Monday, June 05, 2006

About the Institute of Policy Studies’ post-GE survey and what’s next

The Institute of Policy Study post-election survey has confirmed what I have long suspected.
It is that I am indeed part of an overwhelming majority who feel that “fairness of government policy” and the desire for “checks and balances” are important. I can safely say now that mine are the views of a typical Singaporean and not those of the “radical English-educated intelligentsia” as previously thought. We are not a minority that can be ignored on the excuse that we are a lunatic fringe.

We want fairness and different views
According to the survey more than 80% of respondents felt that “Fairness of government policy”, “Need for different views in Parliament”, “Need (for) checks and balances in Parliament” were essential to them in the recent polls. They indicated that these were "very important" or "important" to them.

Don't use upgrading as a carrot
In this same survey, “Upgrading” was considered unimportant as an influence for the way they voted as only 30% indicated it as "very important" or "important". The findings clearly show that to use “upgrading” as a carrot is insulting to Singaporeans in general and the voters in Hougang and Potong Pasir in particular. This tactic should be dead and finally buried.

Be fair to Hougang/Potong Pasir: provide funds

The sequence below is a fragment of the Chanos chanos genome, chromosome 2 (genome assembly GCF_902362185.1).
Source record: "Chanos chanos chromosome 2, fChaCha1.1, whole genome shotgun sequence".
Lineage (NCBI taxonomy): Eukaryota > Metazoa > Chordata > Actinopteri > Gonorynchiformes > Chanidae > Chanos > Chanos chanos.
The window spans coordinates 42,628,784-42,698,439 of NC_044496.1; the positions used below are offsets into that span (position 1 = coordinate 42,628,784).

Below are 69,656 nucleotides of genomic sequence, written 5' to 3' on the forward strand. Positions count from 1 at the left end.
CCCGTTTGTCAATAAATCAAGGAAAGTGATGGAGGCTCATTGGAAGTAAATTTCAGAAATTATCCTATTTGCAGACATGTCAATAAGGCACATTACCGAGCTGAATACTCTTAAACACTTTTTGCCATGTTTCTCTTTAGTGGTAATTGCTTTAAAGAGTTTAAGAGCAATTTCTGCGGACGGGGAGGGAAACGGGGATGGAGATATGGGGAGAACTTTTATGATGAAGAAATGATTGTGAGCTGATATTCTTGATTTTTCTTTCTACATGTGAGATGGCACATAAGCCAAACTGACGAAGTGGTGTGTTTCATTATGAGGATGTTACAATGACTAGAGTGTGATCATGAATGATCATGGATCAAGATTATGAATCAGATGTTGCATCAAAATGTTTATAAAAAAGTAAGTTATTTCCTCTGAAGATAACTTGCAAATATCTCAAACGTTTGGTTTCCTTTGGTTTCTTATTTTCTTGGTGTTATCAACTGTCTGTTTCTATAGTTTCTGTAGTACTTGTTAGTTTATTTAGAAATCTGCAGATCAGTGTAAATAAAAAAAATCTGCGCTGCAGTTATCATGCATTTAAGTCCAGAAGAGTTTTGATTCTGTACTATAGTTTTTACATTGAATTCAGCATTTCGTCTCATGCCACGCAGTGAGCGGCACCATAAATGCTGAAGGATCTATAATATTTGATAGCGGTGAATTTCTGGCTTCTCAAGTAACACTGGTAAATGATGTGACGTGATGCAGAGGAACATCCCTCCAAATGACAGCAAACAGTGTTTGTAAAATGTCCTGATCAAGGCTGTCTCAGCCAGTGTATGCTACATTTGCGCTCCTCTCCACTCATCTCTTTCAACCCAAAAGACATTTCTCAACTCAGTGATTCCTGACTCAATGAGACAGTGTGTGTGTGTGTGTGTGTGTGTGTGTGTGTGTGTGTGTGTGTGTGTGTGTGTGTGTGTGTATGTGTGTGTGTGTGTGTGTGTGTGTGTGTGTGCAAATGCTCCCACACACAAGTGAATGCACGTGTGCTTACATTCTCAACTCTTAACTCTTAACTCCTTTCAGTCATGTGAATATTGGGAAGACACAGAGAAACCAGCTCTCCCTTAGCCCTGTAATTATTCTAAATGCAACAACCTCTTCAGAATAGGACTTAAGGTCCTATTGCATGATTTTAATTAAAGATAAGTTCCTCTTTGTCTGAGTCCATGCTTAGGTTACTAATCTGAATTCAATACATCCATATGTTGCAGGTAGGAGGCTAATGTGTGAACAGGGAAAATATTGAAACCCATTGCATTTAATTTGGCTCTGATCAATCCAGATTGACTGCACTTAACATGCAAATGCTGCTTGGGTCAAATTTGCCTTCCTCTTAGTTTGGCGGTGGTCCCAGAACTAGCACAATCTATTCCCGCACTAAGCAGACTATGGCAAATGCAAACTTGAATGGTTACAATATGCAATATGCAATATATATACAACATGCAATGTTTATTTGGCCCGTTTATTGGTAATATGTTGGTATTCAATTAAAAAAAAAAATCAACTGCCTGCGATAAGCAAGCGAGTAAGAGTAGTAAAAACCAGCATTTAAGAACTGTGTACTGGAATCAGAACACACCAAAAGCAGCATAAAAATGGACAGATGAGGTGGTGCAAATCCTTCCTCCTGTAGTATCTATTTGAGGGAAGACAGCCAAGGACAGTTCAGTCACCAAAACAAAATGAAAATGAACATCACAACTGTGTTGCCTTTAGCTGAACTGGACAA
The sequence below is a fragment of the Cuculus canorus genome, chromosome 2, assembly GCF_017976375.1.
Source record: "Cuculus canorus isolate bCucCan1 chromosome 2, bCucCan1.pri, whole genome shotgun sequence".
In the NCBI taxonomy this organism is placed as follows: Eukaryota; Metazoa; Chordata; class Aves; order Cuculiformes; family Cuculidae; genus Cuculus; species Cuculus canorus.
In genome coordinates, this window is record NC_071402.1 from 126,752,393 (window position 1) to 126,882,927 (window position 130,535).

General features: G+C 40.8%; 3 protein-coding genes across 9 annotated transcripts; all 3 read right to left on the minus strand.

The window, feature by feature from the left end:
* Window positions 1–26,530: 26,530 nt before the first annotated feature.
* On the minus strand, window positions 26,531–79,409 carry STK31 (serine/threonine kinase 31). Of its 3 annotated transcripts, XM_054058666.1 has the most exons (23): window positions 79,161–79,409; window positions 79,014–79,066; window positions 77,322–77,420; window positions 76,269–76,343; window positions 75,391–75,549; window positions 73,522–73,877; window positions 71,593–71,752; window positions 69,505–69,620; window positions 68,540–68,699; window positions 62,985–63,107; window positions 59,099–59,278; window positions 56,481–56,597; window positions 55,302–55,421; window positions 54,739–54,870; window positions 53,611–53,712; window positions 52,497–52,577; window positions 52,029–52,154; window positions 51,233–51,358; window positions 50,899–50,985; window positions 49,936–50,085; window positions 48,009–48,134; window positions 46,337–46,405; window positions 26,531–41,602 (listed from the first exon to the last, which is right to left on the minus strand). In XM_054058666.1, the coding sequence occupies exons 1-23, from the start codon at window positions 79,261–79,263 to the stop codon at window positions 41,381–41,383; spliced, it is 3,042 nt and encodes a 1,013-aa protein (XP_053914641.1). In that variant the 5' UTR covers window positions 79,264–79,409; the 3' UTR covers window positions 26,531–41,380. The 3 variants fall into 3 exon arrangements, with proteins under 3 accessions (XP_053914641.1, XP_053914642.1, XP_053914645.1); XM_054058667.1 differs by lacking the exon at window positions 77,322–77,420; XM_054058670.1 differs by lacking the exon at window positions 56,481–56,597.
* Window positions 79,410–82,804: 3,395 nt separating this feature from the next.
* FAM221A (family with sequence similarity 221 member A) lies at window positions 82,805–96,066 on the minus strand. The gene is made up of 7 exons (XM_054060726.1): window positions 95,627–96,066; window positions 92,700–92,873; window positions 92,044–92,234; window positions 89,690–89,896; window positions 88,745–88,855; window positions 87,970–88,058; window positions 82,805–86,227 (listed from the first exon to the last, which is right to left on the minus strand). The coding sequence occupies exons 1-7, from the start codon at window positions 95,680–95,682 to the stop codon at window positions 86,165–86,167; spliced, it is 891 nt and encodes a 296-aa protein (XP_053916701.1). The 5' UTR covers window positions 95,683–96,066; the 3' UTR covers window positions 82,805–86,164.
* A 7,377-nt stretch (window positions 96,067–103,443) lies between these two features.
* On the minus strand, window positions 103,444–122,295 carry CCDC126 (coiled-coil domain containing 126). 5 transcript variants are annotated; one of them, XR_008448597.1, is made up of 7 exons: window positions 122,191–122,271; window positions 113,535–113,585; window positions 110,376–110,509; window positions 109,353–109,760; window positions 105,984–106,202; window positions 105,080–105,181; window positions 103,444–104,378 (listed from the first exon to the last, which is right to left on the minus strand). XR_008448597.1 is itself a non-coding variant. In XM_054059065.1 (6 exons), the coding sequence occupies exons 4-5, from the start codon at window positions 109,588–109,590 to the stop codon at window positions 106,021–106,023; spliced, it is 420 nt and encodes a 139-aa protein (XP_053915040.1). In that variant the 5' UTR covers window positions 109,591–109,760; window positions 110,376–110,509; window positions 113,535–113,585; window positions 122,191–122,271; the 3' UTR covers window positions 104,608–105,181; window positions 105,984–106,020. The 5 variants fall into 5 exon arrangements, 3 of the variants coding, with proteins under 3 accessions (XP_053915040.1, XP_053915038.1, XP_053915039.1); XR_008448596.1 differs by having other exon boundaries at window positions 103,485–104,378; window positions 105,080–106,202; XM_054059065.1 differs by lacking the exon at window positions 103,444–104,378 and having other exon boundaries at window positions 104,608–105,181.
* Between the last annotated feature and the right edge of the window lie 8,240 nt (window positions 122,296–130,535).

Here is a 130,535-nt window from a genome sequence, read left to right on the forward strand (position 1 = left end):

It is my sincere hope that the authorities will honor the wishes of the electorates in these two constituencies. Funds should be made available to them for upgrading on an objective “needs-basis”. As mentioned by many ad nauseam, the voters of Hougang and PP pay the same tax as everyone else and should thus be treated fairly. Also,it would not do to have any eye-sores or slums in our midst in view of impending exciting developments such as the Integrated Resorts.

The MP's should be grassroot advisors
Low Thia Kiang and Chiam See Tong, as rightfully elected MP’s should be appointed advisors to the grassroot organizations which are, after all, supposedly “apolitical” and funded from the national coffers. Any grassroot leaders who find it detestable and odious to serve a non-PAP MP have the right to resign,of course. There is no compulsion and it is voluntary, even if it is to serve the people.

The route to an open and responsible democracy will not necessarily be smooth but will definitely be a journey worth attempting.

S C Huang

(an extract of this article has been published in the forum section of The Straits Times 6th June 2006 as "Give opposition MP's and wards their dues")

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